A Little History of Wedding Favors

As you begin thinking about favors to give your guests, you’re following in a tradition that began many hundreds of years ago and today is followed in many countries around the world. It’s a way of showing appreciation to the friends and relatives who’ve come to celebrate your marriage with you, as well as a way of expressing the symbolism of that very special event.

No matter what tradition you decide to uphold for your wedding favors, try not to go overboard. Although each favor may cost only a few dollars, the total can add up quickly. Don’t forget to include favors when you’re creating your wedding budget. And when you’re planning how you’re going to pay for favors and the many other details of your wedding, carefully check any bridal financing options and don’t jump at the first credit card you see, even if it’s offered by a full-service bridal salon.

Almonds: The First Favors

Greek mythology tells of a king of Athens named Demophon, who married Phyllis, the daughter of a neighboring king. The day after their wedding Demophon sailed off, promising he’d return. By the time he did, alas, Phyllis had died and turned into an almond tree. In despair, Demophon embraced the tree and it burst into bloom. The new life in the almond tree was seen as reflecting the endurance of their bond, and its fruit has continued to symbolize love and commitment to the present day.

The early Romans gave wedding favors of honey-coated almonds. By the 15th century, as trade in sugarcane reached Europe, confectioners coated the almonds in candy. Known as confetti to the Italians, koufetta to the Greeks, and mlabas in the Middle East, these treats were meant to represent how the natural bitterness of the almond is sweetened by the sugar, much as having a beloved spouse in your life can sweeten the hard times.

Jordan almonds coated in thin white or pastel sugar shells are still given as wedding favors today, and whether they’re packaged for giving in delicate tulle bags or other small containers, they’re always in handfuls of five to represent health, wealth, joy, fertility, and long life. The odd number is indivisible, symbolizing hope that the newlyweds remain inseparable and share all of life together.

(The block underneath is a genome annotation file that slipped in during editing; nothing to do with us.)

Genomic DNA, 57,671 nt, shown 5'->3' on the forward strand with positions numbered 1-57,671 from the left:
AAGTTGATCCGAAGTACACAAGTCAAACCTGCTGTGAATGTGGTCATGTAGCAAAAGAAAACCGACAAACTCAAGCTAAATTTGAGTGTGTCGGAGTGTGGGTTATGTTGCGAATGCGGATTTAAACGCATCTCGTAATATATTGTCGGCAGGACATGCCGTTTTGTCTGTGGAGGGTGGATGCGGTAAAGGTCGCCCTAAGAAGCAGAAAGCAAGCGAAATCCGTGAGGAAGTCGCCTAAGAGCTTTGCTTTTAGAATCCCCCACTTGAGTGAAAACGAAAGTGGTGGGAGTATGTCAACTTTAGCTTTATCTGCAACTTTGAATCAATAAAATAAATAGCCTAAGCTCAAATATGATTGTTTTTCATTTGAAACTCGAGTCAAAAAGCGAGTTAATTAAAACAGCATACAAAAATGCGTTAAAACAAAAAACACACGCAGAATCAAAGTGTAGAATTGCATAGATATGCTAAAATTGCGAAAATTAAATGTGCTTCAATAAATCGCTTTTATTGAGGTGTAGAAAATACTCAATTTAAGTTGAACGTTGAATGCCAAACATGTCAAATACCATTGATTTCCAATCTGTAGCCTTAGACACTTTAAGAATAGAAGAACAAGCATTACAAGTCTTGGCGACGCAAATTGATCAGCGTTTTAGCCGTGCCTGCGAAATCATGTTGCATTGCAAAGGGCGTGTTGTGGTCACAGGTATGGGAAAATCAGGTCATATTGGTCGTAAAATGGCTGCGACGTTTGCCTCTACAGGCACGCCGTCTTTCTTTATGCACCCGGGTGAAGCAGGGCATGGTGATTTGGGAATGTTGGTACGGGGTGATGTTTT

Going Beyond Almonds

The first documented wedding favors other than almonds were given to guests at aristocratic weddings in England and France as early as the 16th century. These favors came in the form of small boxes made of crystal, porcelain, or gold, and at the most posh weddings, they were adorned with precious gems.

Within the boxes were sugar cubes or other confections. Sugar was still quite expensive and so it displayed the wealth of the wedding host while its sweetness was a token of hope for the new marriage. The precious gift boxes were called “bonbonnieres,” from bonbon — literally meaning “good good” — a French children’s word that came to mean a fancy bite-size candy.

English couples of the time who couldn’t afford sugar or elaborate containers gave “love knots” created of ribbons and lace, or other modest gifts. Receiving even the smallest token from the bride and groom meant sharing the good luck that had been bestowed upon them, and thus each wedding guest felt blessed.

Today’s Wedding Favors

While candied almonds are still given today, and the sweets tables at many weddings take the concept even further, the variety of today’s wedding favors is vast. Couples today have updated the tradition to include favors that reflect the theme, season, or colors of the wedding, or to express a sharing of interests that are personal to them.

A nice thought is to include a touch of your shared or individual heritages in your choices of favors, or to take your guests to your honeymoon destination with a favor that reflects its culture. Here are some examples:

  • In Ireland, the bride and groom ring bells at their ceremony. They then take the bells home with them to ring as a reminder of their vows if they have an argument. In keeping, the guests are given small bells as favors.
  • In Spain, male guests are given cigars while women are given folding fans or other feminine gifts
  • In India, hand-carved elephants are seen as lucky wedding favors. Another choice might be small decorative incense holders in vibrant jewel tones with incense sticks or cones
  • In Malaysia, the traditional wedding favor is a hand-painted egg that symbolizes fertility for the newlyweds.
  • In China, Japan, and Korea, favors might be decorative chopsticks, wooden fans, tea cups, or other small items decorated with cherry blossoms or the ancient double happiness symbol.

No matter what, edible favors are always welcome. The flavors of the world are at your disposal, whether you purchase them or create them yourself. Jars of spices, honeys or jam, containers of teas or coffees, or delicacies from your own heritage or your honeymoon spot all make wonderful favors.